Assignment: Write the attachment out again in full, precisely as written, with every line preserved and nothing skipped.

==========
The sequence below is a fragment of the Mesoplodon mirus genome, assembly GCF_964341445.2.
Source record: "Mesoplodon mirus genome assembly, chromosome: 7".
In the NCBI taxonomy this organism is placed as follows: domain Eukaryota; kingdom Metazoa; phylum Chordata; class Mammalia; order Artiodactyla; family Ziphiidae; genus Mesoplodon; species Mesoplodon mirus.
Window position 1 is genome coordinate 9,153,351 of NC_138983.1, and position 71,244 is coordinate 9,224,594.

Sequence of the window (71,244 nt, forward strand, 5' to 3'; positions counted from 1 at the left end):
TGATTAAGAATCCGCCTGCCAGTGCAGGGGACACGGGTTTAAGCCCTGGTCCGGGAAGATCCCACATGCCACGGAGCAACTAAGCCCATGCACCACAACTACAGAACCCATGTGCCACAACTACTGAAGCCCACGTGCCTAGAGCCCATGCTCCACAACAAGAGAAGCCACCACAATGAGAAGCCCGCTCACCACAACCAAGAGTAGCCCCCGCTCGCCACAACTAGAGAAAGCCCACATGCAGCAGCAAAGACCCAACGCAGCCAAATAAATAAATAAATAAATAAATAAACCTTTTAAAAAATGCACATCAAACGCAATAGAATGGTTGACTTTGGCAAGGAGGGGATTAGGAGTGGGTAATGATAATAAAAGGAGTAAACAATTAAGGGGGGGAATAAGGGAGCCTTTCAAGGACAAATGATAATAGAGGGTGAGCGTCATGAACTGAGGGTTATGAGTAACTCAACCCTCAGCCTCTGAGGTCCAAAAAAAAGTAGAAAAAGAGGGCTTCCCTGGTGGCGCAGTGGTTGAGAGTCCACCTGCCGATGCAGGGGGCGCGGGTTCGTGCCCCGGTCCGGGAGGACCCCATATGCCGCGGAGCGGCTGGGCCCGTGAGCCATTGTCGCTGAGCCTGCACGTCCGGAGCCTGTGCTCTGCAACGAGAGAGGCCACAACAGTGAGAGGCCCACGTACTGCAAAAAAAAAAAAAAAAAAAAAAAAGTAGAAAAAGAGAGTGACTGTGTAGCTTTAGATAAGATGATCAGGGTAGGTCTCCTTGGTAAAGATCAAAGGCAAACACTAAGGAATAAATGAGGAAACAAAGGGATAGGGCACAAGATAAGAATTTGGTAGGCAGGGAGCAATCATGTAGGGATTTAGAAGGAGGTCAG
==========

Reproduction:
The sequence below is a fragment of the Mesoplodon mirus genome, assembly GCF_964341445.2.
Source record: "Mesoplodon mirus genome assembly, chromosome: 7".
In the NCBI taxonomy this organism is placed as follows: domain Eukaryota; kingdom Metazoa; phylum Chordata; class Mammalia; order Artiodactyla; family Ziphiidae; genus Mesoplodon; species Mesoplodon mirus.
Window position 1 is genome coordinate 9,153,351 of NC_138983.1, and position 71,244 is coordinate 9,224,594.

Sequence of the window (71,244 nt, forward strand, 5' to 3'; positions counted from 1 at the left end):
TGATTAAGAATCCGCCTGCCAGTGCAGGGGACACGGGTTTAAGCCCTGGTCCGGGAAGATCCCACATGCCACGGAGCAACTAAGCCCATGCACCACAACTACAGAACCCATGTGCCACAACTACTGAAGCCCACGTGCCTAGAGCCCATGCTCCACAACAAGAGAAGCCACCACAATGAGAAGCCCGCTCACCACAACCAAGAGTAGCCCCCGCTCGCCACAACTAGAGAAAGCCCACATGCAGCAGCAAAGACCCAACGCAGCCAAATAAATAAATAAATAAATAAATAAACCTTTTAAAAAATGCACATCAAACGCAATAGAATGGTTGACTTTGGCAAGGAGGGGATTAGGAGTGGGTAATGATAATAAAAGGAGTAAACAATTAAGGGGGGGAATAAGGGAGCCTTTCAAGGACAAATGATAATAGAGGGTGAGCGTCATGAACTGAGGGTTATGAGTAACTCAACCCTCAGCCTCTGAGGTCCAAAAAAAAGTAGAAAAAGAGGGCTTCCCTGGTGGCGCAGTGGTTGAGAGTCCACCTGCCGATGCAGGGGGCGCGGGTTCGTGCCCCGGTCCGGGAGGACCCCATATGCCGCGGAGCGGCTGGGCCCGTGAGCCATTGTCGCTGAGCCTGCACGTCCGGAGCCTGTGCTCTGCAACGAGAGAGGCCACAACAGTGAGAGGCCCACGTACTGCAAAAAAAAAAAAAAAAAAAAAAAAGTAGAAAAAGAGAGTGACTGTGTAGCTTTAGATAAGATGATCAGGGTAGGTCTCCTTGGTAAAGATCAAAGGCAAACACTAAGGAATAAATGAGGAAACAAAGGGATAGGGCACAAGATAAGAATTTGGTAGGCAGGGAGCAATCATGTAGGGATTTAGAAGGAGGTCAG